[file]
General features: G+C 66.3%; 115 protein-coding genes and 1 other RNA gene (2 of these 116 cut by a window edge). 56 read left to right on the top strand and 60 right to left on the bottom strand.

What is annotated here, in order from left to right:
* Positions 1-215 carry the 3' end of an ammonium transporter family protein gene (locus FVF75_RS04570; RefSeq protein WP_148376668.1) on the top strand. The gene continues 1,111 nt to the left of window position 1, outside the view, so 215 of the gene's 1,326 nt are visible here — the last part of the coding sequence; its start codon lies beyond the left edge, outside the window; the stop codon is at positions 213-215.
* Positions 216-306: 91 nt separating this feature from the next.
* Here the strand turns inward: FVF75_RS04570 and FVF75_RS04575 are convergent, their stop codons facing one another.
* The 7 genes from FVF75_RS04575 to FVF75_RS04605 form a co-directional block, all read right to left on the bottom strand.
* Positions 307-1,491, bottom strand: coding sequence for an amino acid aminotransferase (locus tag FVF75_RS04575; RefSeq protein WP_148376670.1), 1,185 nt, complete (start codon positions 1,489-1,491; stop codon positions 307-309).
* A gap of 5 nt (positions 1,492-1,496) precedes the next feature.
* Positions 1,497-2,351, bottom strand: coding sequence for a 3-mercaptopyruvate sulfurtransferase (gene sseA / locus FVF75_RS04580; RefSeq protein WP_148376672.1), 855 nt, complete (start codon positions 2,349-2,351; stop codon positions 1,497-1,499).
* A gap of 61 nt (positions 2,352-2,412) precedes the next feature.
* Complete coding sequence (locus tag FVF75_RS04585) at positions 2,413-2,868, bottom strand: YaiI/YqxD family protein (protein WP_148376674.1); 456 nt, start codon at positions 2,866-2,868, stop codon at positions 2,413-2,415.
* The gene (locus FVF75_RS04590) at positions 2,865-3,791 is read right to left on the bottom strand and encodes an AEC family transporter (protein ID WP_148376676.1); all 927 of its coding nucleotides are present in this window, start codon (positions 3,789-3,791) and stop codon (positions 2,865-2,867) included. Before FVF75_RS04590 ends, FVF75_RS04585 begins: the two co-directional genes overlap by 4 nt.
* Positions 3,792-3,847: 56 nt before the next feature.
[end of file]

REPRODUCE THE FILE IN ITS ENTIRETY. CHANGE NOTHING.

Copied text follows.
General features: G+C 66.3%; 115 protein-coding genes and 1 other RNA gene (2 of these 116 cut by a window edge). 56 read left to right on the top strand and 60 right to left on the bottom strand.

What is annotated here, in order from left to right:
* Positions 1-215 carry the 3' end of an ammonium transporter family protein gene (locus FVF75_RS04570; RefSeq protein WP_148376668.1) on the top strand. The gene continues 1,111 nt to the left of window position 1, outside the view, so 215 of the gene's 1,326 nt are visible here — the last part of the coding sequence; its start codon lies beyond the left edge, outside the window; the stop codon is at positions 213-215.
* Positions 216-306: 91 nt separating this feature from the next.
* Here the strand turns inward: FVF75_RS04570 and FVF75_RS04575 are convergent, their stop codons facing one another.
* The 7 genes from FVF75_RS04575 to FVF75_RS04605 form a co-directional block, all read right to left on the bottom strand.
* Positions 307-1,491, bottom strand: coding sequence for an amino acid aminotransferase (locus tag FVF75_RS04575; RefSeq protein WP_148376670.1), 1,185 nt, complete (start codon positions 1,489-1,491; stop codon positions 307-309).
* A gap of 5 nt (positions 1,492-1,496) precedes the next feature.
* Positions 1,497-2,351, bottom strand: coding sequence for a 3-mercaptopyruvate sulfurtransferase (gene sseA / locus FVF75_RS04580; RefSeq protein WP_148376672.1), 855 nt, complete (start codon positions 2,349-2,351; stop codon positions 1,497-1,499).
* A gap of 61 nt (positions 2,352-2,412) precedes the next feature.
* Complete coding sequence (locus tag FVF75_RS04585) at positions 2,413-2,868, bottom strand: YaiI/YqxD family protein (protein WP_148376674.1); 456 nt, start codon at positions 2,866-2,868, stop codon at positions 2,413-2,415.
* The gene (locus FVF75_RS04590) at positions 2,865-3,791 is read right to left on the bottom strand and encodes an AEC family transporter (protein ID WP_148376676.1); all 927 of its coding nucleotides are present in this window, start codon (positions 3,789-3,791) and stop codon (positions 2,865-2,867) included. Before FVF75_RS04590 ends, FVF75_RS04585 begins: the two co-directional genes overlap by 4 nt.
* Positions 3,792-3,847: 56 nt before the next feature.